Here alongside a daunting entanglement of external deficits that might include problematic infrastructure, schools, healthcare, and legal protections, you speak delicately of a “further sense of unworthiness” that many marginalized people you’ve worked with struggle to overcome. With this internal sense of unworthiness in mind, could you describe what it looks like for patient capital to take on the interpersonal task of accompaniment?
When we started Acumen, we still used the business-oriented term “post-investment.” But we realized that sounded too distanced. We really were talking about “accompaniment,” a Jesuit term that means to walk beside. Accompaniment means that I will own this problem with you. I won’t solve it for you, but I’ll help you build the muscles to solve it yourself.
I often think back to the work of Amartya Sen (the Indian economist and Nobel laureate), to his writing about development as a form of empowerment, as a journey in which people find agency, find the capacity to make decisions for themselves. Part of this agency comes from access to markets, but access to markets isn’t enough. You need the capabilities to flourish within those markets.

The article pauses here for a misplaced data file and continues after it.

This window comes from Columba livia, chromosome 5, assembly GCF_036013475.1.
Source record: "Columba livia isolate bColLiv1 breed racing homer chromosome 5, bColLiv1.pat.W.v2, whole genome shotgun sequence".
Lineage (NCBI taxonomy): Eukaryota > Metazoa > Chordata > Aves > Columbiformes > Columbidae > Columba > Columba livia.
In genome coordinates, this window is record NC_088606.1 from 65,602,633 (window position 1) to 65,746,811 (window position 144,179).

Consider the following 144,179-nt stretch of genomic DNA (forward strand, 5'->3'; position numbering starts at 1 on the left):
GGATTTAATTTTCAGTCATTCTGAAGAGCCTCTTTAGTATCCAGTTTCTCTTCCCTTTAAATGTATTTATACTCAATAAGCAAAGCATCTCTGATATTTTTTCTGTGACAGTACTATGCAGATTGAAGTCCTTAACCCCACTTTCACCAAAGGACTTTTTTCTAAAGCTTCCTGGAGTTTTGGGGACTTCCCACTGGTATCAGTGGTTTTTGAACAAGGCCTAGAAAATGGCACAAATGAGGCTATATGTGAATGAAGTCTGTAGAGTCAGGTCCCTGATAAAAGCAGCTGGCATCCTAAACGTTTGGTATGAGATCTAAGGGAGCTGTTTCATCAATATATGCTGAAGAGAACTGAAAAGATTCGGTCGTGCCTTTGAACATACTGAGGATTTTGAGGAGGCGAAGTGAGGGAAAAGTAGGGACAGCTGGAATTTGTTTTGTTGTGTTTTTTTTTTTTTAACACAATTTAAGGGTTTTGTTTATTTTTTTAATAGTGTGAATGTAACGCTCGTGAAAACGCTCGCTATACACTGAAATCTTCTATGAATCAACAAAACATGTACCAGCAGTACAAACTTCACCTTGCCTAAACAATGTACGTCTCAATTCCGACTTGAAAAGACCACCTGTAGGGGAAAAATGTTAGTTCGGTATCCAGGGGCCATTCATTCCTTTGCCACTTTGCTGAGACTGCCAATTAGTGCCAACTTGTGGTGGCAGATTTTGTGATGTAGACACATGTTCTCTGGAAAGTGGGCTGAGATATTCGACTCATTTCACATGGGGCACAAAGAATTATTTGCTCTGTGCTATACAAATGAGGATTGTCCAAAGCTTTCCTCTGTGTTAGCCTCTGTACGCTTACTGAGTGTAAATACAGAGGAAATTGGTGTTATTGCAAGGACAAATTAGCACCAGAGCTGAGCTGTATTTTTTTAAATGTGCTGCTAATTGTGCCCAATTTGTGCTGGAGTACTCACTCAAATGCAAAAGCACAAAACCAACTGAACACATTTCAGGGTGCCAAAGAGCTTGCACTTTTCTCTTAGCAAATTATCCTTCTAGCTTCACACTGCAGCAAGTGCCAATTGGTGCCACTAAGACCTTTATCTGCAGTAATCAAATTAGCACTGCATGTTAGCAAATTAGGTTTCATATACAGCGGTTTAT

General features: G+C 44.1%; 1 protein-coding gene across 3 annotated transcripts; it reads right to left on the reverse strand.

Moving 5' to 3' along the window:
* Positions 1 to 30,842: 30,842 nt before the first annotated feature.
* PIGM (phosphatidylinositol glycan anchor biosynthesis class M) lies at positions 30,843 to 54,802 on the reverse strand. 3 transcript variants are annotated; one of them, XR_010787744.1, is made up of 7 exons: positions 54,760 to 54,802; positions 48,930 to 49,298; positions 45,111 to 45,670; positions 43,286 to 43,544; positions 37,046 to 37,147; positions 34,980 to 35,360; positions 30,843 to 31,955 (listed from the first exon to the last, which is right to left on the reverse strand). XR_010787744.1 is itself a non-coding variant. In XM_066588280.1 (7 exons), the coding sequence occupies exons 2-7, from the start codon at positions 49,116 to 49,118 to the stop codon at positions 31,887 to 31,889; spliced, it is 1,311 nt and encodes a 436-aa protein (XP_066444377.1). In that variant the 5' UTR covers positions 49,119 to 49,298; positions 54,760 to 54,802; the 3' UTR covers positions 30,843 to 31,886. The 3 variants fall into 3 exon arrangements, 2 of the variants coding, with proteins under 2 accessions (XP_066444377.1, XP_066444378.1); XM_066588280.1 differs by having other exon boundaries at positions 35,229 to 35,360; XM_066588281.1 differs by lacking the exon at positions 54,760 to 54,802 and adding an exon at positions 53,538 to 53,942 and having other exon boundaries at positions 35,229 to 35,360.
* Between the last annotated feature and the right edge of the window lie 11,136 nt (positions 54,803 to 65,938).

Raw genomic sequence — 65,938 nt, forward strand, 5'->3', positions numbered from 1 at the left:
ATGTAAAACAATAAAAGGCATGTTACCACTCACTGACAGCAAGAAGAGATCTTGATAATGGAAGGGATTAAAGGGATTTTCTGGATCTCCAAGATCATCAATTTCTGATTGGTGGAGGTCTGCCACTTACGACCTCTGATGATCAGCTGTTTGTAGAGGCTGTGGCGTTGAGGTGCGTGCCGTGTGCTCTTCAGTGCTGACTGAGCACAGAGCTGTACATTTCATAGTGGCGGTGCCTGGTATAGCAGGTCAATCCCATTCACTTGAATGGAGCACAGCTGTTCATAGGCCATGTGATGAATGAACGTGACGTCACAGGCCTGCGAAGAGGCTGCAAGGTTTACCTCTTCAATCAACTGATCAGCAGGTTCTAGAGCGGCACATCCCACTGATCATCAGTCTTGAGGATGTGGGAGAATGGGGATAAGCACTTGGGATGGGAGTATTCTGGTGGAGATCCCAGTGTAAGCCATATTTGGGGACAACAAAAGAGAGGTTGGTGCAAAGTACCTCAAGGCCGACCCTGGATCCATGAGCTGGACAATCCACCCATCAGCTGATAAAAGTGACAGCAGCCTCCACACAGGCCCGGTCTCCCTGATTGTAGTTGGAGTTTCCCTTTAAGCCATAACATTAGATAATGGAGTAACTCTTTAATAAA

When I read Sen discussing all of this 25 years ago, it made intellectual sense to me. But only by working with entrepreneurs building companies in overlooked, underestimated communities have I really come to recognize how profound Sen’s ideas are. Your company might offer very helpful solutions for low-income people’s education or healthcare needs. But your customer also has to feel worthy enough, and to build the skills and confidence to actually make use of such opportunities.
I’ve watched people pull themselves back from many opportunities. I’ve participated in judging a number of business-plan competitions, and noticed that women often seemed to hold themselves back, or ask for an unnecessarily small amount of money. By accompanying people who’ve been overlooked for too long, we can send the message: “I’ve got your back. I’ll help you take on a problem, but I won’t solve it for you. You need to do that work yourself. You need to take the lead. But let’s dream a bit bigger.”